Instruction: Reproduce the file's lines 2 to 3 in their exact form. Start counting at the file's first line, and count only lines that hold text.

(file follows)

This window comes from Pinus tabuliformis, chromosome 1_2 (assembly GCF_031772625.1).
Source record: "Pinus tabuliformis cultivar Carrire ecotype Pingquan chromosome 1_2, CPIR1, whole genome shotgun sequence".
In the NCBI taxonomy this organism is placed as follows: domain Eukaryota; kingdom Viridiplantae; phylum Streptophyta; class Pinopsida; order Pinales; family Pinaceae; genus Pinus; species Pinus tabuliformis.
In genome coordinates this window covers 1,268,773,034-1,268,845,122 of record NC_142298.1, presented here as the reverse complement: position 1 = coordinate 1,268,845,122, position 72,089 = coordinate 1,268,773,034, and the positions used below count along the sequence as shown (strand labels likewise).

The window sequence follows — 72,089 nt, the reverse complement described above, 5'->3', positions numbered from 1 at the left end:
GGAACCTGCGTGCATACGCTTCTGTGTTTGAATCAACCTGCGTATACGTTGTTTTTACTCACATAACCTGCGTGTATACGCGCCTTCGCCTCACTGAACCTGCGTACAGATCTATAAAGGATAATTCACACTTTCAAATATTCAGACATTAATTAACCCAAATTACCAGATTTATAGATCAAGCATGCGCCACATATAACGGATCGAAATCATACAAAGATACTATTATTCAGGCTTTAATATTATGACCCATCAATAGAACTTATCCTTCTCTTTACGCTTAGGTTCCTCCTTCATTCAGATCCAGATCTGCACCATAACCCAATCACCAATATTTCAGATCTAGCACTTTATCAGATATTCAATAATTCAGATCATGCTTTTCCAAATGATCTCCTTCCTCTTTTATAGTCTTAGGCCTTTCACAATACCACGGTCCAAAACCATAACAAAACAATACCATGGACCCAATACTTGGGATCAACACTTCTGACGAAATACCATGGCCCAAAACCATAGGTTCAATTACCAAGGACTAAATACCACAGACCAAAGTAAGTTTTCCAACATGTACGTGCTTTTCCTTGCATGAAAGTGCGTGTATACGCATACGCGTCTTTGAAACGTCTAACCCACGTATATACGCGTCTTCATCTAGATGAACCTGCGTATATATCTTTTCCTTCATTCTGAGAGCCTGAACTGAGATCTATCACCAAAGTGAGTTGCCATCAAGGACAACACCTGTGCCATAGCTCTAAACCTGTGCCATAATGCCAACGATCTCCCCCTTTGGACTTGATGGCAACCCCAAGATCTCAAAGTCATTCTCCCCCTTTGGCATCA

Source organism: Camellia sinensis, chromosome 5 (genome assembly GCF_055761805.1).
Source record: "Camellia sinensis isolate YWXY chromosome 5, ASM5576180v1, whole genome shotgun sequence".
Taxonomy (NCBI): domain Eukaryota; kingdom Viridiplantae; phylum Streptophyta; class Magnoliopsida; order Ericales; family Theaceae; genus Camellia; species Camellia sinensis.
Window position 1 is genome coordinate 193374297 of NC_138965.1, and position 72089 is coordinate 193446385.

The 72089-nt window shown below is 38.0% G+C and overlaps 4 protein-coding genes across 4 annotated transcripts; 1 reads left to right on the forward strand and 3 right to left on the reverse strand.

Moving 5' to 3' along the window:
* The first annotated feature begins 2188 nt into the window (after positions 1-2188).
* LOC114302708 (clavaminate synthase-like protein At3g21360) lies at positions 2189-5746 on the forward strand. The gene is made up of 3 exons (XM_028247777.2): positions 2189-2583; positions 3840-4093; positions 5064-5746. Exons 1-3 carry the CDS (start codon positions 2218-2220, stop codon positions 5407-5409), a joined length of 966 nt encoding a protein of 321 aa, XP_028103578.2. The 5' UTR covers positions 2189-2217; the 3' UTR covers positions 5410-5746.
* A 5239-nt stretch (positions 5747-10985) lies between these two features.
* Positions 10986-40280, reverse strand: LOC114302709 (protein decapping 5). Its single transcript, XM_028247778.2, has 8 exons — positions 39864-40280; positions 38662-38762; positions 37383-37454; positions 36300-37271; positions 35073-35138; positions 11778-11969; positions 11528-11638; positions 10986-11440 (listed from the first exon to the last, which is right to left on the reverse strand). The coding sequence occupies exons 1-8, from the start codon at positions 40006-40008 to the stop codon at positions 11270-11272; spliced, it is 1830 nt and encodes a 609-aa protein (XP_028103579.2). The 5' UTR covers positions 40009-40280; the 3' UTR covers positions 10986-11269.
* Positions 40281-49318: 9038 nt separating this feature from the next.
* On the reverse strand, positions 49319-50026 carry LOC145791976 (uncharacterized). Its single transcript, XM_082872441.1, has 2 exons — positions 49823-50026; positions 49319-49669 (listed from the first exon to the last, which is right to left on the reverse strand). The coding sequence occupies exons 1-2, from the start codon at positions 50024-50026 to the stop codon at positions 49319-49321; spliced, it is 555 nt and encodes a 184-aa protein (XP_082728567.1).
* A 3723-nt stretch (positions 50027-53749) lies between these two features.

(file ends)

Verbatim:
Source record: "Pinus tabuliformis cultivar Carrire ecotype Pingquan chromosome 1_2, CPIR1, whole genome shotgun sequence".
In the NCBI taxonomy this organism is placed as follows: domain Eukaryota; kingdom Viridiplantae; phylum Streptophyta; class Pinopsida; order Pinales; family Pinaceae; genus Pinus; species Pinus tabuliformis.